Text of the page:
There is no shortage of yellow fever vaccines in T&T, Health Minister Terrence Deyalsingh and public and private health practitioners said yesterday. Deyalsingh added that there is an adequate supply to serve those for whom it is mainly intended, namely babies.
Responding to citizens’ claims of being turned away from public health institutions because of an alleged shortage, Deyalsingh, who was admitted to hospital yesterday afternoon, said that was simply not true.
Instead, he said: “The people who are having trouble are those who have lost their immunisation cards.”
The minister spoke with the T&T Guardian hours before being admitted to the Port-of-Spain General Hospital with a high fever and fatigue complaints. A relative said last evening, however, that he was resting comfortably and had neither dengue nor the Zika, he having been tested for them as soon as he was admitted.
In discussing the vaccine issue earlier, Deyalsingh said the priority was ensuring that babies had access to the vaccine, which is required within months of being born. He challenged the nation as he asked: “Would you prefer me not to have vaccines for children and let them die?”
He said the ministry was following guidelines that were more than 40 years old.
“The fact is that people have misplaced their cards or cannot find it and that is the real problem,” he said.
He said the international immunisation cards were now required for travel to certain countries and people were unable to acquire one unless they produced their old immunisation card confirming vaccination.
Another solution was for people to be re-vaccinated, which is where Deyalsingh said the problem had arisen as they had witnessed a sudden demand for the vaccine by both young and old.
The minister advised: “Look for your card and bring it so you can get your international immunisation card. In the event that it cannot be found, a person can visit their private doctor for a vaccine.” He stressed: “Travel plans are not being derailed due to the Ministry of Health.”
The minister’s comments were echoed by well-placed sources at the North Central Regional Health Authority (NCRHA) who agreed that the recent international stipulation was the main driver behind the increased demand. The official said: “We have not catered for that as our vaccines are for the babies and they are our first priority.
“We have an adequate supply of vaccines to cater for the population that we are required to serve and that is the babies. We do not have it in our system to do a mass immunis ation drive for the public.”
He too advised the public to “do a little more checking to find their old immunisation cards,” adding: “A revaccination is of no benefit to the person as it is a one-off vaccine required at birth and it is enough to suffice for life.”
Both Deyalsingh and the NCRHA official said the vaccine could be administered to adults in special circumstances. Officials at the ministry said an order for additional vaccines was placed and the shipment was expected next month.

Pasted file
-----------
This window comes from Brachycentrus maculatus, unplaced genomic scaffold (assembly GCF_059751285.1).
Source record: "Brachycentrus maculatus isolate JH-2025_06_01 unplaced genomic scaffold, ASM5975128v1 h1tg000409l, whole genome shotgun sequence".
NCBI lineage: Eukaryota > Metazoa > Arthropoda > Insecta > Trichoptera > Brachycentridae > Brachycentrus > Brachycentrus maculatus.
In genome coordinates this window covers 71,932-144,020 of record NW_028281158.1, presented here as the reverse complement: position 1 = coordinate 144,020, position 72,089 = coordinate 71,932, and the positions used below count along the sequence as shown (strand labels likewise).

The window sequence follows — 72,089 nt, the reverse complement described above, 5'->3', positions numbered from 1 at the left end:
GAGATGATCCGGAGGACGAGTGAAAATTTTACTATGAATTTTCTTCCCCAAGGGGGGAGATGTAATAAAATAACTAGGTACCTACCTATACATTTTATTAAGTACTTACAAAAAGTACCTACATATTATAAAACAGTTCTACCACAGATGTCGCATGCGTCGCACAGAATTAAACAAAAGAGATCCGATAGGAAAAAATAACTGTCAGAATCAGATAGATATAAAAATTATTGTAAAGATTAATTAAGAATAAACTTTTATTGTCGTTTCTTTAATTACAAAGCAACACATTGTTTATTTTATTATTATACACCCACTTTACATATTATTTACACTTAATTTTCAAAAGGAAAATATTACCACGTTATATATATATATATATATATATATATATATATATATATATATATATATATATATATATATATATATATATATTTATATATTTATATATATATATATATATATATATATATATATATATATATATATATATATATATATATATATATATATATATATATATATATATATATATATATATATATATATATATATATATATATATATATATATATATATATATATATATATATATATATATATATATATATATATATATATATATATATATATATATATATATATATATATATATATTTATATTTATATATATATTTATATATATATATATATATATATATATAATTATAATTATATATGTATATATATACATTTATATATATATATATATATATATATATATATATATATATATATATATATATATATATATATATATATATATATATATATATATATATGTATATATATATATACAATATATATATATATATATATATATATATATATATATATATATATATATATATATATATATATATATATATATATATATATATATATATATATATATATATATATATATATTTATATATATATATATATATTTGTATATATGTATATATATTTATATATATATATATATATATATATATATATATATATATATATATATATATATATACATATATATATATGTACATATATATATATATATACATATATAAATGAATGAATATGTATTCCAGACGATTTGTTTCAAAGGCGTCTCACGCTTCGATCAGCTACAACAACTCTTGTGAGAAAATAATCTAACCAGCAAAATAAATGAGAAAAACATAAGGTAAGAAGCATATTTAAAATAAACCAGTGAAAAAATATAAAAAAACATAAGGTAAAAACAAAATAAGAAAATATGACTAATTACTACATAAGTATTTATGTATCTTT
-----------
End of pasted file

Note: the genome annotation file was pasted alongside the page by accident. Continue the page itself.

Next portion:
Yellow fever is endemic to T&T because it occurs naturally in the red howler monkey population. People are unlikely to contract it due to early immunisation.
As of June 22, the Pan American Health Organisation said re-vaccination and booster doses for yellow fever would no longer be required as one dose of the vaccine confers immunity for life. In the event that one has not been immunised, it is advisable to get vaccinated at least ten days prior to travelling.
While there has been no outbreak of yellow fever in the Caribbean, a recent outbreak was reported in Angola and reports have since surfaced of similar outbreaks in the Democratic Republic of Congo, Kenya and Chinam, prompting some counties to request proof of immunisation via an international immunisation card which can be obtained at any County Medical Officer of Health.
On June 24, the ministry advised persons travelling to countries within the Caribbean, Latin America, Africa and Asia that they were required to have their international immunisation card as proof of vaccination.
However, since that time, many other countries have begun insisting on the measure as a precaution to ensure there is no spread of the virus.
The ministry also pointed out that the international immunisation card was not required by people traveling to North America, Canada and Europe.
Regarding the lack of available medication administered under the Chronic Disease Assistance Programme (CDAP), Deyalsingh had promised to make a comprehensive statement on the issue during today’s post-Cabinet briefing.
Officials at the NCRHA, a private doctor and patients attending both the Mt Hope Clinic and the Macoya Health Centre all confirmed the shortage.
Contracted by the ministry to provide both pharmaceuticals and non-pharmaceuticals to all public health institutions, the National Insurance Property Development Co Ltd (Nipdec) is responsible for payment to suppliers of these items with the funding being provided by Government.
Admitting that it had been experiencing an “inconsistent and unreliable supply during the last few months,” the NCRHA official assured it had vital drugs needed by departments, such as the Accident and Emergency, Intensive Care Unit and the Paediatrics Ward.
The official explained that although the medication might not be available at the Mt Hope Clinic, it did not mean it was completely unavailable throughout the region as a patient was free to take his/her prescription to any pharmacy registered with the ministry to have it filled.
Introduced in 2003, CDAP provides citizens with free prescription drugs to combat a number of ailments, including diabetes, asthma, cardiac diseases, arthritis, glaucoma, mental depression, high blood pressure, benign prostatic hyperplasia (enlarged prostate), epilepsy, hypercholesterolemia, parkinson’s disease and thyroid diseases.
There are over 250 pharmacies throughout the country that provide medications through CDAP.